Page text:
As Terri Schiavo’s health waned, her parents pressed on today to restore the brain-damaged woman’s feeding tube after the nation’s highest court and judges in Florida defeated their latest legal appeals.
Bob and Mary Schindler held onto the slim hope that state Governor Jeb Bush - the president’s brother – would somehow find a way to intervene or a federal judge who had turned them down before would see things their way.
Bush warned, however, that he was running out of options.
“We’re minute by minute right now. But it doesn’t look like we have much left,” said Suzanne Vitadamo, Terri Schiavo’s sister.
Terri Schiavo, 41, had been without food or water for almost seven days and was showing signs of dehydration – flaky skin, dry tongue and lips, and sunken eyes, according to lawyers and friends of the Schindlers.
Doctors have said she would probably die within a week or two of the tube being pulled.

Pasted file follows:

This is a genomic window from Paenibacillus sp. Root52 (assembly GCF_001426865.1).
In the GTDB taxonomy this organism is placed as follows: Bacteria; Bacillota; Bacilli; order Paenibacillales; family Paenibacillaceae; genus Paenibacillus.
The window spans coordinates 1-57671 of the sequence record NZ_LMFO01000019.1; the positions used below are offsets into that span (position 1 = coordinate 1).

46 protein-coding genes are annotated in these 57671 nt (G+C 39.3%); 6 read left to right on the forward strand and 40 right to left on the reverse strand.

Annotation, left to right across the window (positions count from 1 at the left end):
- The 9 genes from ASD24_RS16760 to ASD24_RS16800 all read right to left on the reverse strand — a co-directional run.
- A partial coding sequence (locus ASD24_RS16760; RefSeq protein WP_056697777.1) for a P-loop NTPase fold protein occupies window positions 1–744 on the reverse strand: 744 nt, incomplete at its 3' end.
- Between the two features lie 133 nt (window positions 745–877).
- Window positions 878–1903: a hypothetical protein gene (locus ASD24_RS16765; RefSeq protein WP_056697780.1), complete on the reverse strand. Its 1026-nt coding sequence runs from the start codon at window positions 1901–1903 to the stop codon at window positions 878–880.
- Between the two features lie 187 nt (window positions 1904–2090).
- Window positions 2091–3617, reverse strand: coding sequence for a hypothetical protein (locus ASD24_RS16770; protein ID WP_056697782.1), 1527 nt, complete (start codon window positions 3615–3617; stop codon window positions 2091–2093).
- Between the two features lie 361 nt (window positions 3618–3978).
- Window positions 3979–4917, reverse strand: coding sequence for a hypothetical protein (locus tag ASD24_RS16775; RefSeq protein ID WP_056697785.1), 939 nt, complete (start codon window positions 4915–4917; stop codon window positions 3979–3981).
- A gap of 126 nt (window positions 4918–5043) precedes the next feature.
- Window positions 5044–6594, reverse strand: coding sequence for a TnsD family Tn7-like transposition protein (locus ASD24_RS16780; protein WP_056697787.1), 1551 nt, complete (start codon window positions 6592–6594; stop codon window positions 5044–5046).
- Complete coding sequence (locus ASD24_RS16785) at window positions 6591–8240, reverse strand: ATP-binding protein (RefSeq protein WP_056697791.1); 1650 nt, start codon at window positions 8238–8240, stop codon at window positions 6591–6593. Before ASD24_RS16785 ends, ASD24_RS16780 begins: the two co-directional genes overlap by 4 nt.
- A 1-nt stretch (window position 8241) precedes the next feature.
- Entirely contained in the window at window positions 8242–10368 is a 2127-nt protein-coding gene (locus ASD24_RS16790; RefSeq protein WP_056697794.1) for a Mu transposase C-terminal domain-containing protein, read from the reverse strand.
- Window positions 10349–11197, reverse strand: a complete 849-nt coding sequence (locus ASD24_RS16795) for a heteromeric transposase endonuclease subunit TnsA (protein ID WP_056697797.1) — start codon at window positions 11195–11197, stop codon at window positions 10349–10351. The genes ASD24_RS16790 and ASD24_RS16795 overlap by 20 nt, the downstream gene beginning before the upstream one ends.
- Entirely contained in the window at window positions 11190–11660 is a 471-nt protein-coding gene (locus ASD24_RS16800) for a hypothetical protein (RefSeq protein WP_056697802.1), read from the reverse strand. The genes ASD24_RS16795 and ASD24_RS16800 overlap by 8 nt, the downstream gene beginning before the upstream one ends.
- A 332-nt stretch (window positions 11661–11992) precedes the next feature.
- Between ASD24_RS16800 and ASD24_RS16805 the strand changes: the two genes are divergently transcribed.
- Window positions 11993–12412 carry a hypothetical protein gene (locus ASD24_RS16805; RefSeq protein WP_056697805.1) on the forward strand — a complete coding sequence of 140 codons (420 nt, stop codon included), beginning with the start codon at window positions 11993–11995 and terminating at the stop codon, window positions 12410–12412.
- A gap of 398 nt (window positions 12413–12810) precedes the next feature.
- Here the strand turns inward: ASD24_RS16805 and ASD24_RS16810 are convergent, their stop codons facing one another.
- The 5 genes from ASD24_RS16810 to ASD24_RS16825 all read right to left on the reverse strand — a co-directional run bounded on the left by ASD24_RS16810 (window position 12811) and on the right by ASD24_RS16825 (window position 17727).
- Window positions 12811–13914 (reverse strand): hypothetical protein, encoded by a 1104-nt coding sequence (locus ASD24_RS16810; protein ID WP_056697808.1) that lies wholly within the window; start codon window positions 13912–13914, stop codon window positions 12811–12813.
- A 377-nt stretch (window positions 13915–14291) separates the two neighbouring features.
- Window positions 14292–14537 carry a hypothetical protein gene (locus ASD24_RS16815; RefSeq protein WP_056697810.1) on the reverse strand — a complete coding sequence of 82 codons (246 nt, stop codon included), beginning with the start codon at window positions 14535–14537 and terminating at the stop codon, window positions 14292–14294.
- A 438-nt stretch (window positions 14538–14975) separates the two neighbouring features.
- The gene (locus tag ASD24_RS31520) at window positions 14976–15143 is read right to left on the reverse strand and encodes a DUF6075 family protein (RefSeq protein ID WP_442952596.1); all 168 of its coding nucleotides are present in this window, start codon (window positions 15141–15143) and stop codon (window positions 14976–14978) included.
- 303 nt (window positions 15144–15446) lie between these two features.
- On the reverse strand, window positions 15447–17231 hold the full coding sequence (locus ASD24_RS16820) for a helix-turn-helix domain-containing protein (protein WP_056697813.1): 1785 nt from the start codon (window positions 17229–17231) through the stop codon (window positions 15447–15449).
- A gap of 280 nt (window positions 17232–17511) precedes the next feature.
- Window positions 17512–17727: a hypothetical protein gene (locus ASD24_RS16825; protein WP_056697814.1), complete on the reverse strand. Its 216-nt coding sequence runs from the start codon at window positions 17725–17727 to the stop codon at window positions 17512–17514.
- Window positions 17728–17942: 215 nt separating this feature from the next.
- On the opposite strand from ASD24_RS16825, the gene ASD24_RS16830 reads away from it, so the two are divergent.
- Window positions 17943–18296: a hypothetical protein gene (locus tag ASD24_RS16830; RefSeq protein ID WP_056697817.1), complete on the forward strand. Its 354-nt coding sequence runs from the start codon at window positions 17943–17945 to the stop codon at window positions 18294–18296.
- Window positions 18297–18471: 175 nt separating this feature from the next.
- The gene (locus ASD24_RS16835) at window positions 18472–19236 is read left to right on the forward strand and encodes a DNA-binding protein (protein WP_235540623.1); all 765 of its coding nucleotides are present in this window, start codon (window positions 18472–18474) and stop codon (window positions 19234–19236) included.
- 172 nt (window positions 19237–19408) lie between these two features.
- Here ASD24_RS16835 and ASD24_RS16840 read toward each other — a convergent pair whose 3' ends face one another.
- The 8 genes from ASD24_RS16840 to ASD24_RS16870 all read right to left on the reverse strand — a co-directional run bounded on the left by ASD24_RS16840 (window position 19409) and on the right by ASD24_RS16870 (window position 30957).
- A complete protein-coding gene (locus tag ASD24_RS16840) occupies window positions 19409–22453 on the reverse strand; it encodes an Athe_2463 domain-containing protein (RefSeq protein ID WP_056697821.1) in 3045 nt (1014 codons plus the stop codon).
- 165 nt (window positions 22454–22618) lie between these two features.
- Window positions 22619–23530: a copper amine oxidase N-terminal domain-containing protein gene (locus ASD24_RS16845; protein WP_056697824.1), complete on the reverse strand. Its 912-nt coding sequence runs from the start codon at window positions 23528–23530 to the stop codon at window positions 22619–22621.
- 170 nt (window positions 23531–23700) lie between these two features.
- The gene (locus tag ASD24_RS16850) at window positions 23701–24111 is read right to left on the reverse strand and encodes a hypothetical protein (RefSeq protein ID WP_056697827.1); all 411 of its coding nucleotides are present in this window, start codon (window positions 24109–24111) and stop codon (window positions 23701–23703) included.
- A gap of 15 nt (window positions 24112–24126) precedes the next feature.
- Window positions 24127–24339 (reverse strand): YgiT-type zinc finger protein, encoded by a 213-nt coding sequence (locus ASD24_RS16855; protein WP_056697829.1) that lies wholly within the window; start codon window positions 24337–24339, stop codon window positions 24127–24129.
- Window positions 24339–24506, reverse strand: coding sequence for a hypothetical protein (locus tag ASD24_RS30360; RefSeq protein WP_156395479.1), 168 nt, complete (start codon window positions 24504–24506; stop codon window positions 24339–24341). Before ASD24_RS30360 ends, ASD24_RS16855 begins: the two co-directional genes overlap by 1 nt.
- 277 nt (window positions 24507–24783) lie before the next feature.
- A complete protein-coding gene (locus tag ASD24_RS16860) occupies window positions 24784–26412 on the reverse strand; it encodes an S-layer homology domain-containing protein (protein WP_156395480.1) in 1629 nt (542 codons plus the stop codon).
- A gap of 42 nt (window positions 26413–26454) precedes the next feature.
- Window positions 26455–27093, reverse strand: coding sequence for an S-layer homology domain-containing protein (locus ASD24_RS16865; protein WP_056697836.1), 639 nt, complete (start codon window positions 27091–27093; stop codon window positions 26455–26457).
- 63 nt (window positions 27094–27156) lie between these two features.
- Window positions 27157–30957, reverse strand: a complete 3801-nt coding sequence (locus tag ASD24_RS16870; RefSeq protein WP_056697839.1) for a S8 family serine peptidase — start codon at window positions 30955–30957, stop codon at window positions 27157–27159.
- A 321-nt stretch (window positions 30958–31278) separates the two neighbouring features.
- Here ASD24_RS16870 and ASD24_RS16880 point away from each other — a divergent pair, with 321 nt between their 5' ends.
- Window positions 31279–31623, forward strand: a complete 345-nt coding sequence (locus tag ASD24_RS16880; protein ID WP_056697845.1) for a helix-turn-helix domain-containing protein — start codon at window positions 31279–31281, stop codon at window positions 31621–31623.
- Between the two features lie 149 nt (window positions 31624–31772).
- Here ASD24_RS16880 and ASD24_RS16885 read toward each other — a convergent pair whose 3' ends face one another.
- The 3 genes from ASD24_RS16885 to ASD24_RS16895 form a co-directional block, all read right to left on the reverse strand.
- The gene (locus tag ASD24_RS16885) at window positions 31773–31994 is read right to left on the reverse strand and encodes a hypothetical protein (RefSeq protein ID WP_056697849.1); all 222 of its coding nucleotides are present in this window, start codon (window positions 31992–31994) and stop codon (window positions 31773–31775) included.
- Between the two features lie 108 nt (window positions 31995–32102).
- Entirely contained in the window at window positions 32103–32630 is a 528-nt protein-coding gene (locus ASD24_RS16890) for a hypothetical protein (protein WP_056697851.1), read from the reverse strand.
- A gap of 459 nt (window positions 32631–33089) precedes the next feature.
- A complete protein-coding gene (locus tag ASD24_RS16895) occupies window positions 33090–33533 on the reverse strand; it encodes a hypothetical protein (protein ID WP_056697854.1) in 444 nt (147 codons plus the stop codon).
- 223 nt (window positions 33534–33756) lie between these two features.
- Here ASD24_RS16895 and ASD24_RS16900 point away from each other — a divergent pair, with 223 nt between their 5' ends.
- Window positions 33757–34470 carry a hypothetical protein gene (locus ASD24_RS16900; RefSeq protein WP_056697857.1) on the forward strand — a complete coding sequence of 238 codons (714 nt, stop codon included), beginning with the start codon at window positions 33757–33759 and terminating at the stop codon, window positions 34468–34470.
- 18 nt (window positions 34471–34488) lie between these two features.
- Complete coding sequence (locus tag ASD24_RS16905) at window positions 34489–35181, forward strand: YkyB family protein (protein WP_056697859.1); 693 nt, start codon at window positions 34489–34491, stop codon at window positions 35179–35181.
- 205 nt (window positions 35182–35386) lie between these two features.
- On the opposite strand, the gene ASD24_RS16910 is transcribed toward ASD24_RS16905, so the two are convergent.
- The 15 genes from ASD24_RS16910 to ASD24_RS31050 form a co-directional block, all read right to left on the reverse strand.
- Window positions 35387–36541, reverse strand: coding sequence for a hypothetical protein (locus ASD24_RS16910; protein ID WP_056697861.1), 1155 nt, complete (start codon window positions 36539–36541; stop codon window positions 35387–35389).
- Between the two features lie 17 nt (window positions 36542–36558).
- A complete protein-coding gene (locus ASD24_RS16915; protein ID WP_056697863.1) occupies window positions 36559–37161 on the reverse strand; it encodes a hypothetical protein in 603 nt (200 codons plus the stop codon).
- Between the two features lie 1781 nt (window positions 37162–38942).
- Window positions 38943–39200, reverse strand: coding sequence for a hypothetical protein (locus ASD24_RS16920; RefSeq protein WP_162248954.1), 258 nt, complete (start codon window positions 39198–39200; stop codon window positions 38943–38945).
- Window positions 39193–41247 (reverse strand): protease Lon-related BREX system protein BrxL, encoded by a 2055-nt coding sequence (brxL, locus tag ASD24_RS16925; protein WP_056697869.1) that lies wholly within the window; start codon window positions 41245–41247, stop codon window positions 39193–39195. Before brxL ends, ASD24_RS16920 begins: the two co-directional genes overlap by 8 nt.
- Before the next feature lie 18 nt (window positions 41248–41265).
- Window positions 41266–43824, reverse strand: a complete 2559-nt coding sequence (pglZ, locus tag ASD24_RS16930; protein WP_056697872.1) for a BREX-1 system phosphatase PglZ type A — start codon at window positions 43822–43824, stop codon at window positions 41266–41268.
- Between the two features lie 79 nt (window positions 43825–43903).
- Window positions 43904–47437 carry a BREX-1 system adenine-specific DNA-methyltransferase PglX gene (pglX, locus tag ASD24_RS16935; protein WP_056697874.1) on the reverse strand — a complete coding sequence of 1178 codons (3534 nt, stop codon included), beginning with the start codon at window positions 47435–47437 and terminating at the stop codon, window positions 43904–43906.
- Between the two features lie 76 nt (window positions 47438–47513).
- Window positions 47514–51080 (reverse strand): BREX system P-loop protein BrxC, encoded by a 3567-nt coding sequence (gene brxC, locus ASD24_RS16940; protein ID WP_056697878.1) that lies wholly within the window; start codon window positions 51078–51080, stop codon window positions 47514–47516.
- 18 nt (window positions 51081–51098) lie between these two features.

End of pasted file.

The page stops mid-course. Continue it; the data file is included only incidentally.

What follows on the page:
The woman’s husband, Michael Schiavo, says his wife would not want to be kept alive artificially, and he has been backed by years of court rulings affirming doctors’ diagnoses that Terri Schiavo lives in a persistent vegetative state.
The Schindlers appeared before a federal judge in Tampa last night to make another emergency request that the feeding tube be reattached while they pursue claims that Schiavo’s religious and due-process rights were violated.
Judge James Whittemore previously rejected a similar request and said he would work through the night to issue his new ruling.
“It’s very frustrating. Every minute that goes by is a minute that Terri is being starved and dehydrated to death,” said her brother, Bobby Schindler, who said seeing her was like looking at “pictures of prisoners in concentration camps”.
Michael Schiavo’s brother, Brian, strongly disagreed with that assessment, saying Terri “does look a little withdrawn” but insisting she was not in pain. He added that starvation is simply “part of the death process”.
A lawyer for Michael Schiavo said he hoped the woman’s parents and the governor would finally give up their fight.
“We believe it’s time for that to stop as we approach this Easter weekend and that Mrs Schiavo be able to die in peace,” lawyer George Felos said.